A month ago Earl and I volunteered to host an appreciation dinner for the Christian Education workers in our church. By now you know we love to feed people and I had grand dreams of a warm June evening with candles and good food and a chance to express appreciation for everything these wonderful people do for the kids in our church and community. Oh it was going to be beautiful...
Enter reality. The Saturday before Memorial day I was out in the yard, and as I turned around to go back to my weeding after talking to Earl, I rolled my left ankle in such a way that I actually heard it crunch. Not good, but I figured it was sprained. I grabbed a comfy chair and the darling husband brought me ice for it and I chatted with him while he finished what he was doing. By the next morning I knew I needed to have it looked at and a quick trip to the E.R. confirmed my fear, I had broken my foot. They wrapped it, handed me crutches and sent me on my way until I could see an Orthopedic Dr.
Have you ever tried to carry anything while on crutches? The problem is your hands are already full, so I found myself unable to help prepare for the party that was to be held in our back yard on June 7. Oh, I drove myself crazy for the next two weeks! I couldn't so much as pick up the house, Earl worked 50+ hours a week, did the cooking and cleaning and almost everything else single handed. We shopped for the food and other things we needed to feed 30 people and I prayed for good weather.
So last night was the party. No rain but June in Michigan and by 10 a.m. it was only 54 degrees outside! I had friends who graciously came and set things up while I directed from crutches. The wind blew, by 2 p.m. it had topped out at 60 degrees. There was no going back. People were going to freeze. I ditched the idea of lining the center of the table with votive candles, they would blow out in an instant. I had one of my helpers grab the lanterns I had used for Lauren’s reception and used them instead. They hung some paper lanterns but we were all pretty discouraged and didn't hang nearly as many as I had planned. I retreated to the house feeling like a helpless failure. All my grandiose dreams of glory shot down by a broken foot and a cold summer day. I abandoned my camera in disgust.
But you know what? By 7 p.m. the wind had died down, people wore sweaters, we made hot coffee and served hot food. The evening began to grow dark and the lights in the lanterns and the twinkle lights on the fence began to glow. The wonderful, beautiful crew of teens who had volunteered to serve worked hard to make sure that everyone had what they needed and felt cared for, (How I love those kids! I wanted to give each one a huge hug and kiss, but knowing how teens feel about that I refrained. But in my heart, oh I hugged and kissed the dickens out of them:>) And it was beautiful. It was perfect. And I let go of trying to live up to a styled image on Pinterest and enjoyed the happiness of the people around us as they celebrated their work, and friendship and service. As the light grew dim, the paper lanterns glowed and the lights behind the stand of Siberian iris twinkled on the fence. The last of the guests left around 10 p.m. not put off one bit by the chilly evening.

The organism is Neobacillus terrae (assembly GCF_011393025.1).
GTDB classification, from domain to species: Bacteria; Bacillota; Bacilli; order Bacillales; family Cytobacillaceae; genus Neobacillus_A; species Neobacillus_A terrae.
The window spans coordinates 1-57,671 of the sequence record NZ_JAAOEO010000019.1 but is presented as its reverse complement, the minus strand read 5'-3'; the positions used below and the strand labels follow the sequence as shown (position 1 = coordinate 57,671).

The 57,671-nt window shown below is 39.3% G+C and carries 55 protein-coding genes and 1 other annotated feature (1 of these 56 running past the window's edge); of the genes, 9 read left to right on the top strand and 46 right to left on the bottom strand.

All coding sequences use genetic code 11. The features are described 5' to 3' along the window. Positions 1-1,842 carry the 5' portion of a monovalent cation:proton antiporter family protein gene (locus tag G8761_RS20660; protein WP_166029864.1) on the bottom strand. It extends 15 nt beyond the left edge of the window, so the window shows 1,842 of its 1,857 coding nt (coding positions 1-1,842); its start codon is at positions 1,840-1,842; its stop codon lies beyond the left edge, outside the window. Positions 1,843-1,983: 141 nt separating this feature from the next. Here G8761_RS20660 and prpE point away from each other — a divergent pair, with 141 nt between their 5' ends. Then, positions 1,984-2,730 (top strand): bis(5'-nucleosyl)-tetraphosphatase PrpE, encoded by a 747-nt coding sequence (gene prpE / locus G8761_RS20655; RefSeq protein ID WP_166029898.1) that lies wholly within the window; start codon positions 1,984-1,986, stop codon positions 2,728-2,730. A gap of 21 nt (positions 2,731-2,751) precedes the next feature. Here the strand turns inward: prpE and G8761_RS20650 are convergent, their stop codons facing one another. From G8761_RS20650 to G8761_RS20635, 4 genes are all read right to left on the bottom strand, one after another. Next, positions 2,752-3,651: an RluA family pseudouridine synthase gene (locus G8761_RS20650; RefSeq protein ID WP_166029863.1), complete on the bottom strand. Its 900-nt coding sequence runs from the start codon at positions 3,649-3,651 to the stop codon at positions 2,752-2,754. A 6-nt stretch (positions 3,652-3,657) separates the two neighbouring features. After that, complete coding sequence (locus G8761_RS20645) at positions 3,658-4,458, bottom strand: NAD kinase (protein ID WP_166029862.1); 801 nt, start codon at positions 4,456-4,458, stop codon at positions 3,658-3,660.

So this morning I got “morning after” shots. There is a kind of beauty to seeing the remnants of a night spent with friends and loved ones. We have some great memories, and judging by the comments as people left, so will they.
Pinterest is great inspiration, and sometimes it is hard to remember that most of those photos are styled for hours under ideal conditions and captured by professionals. I will still be addicted. But I hope in the future I can relax my insane expectations to match reality. What people want is not the perfect photo op party, they want good food, and the feeling that someone cared enough to make the night special.
Not perfect, just special.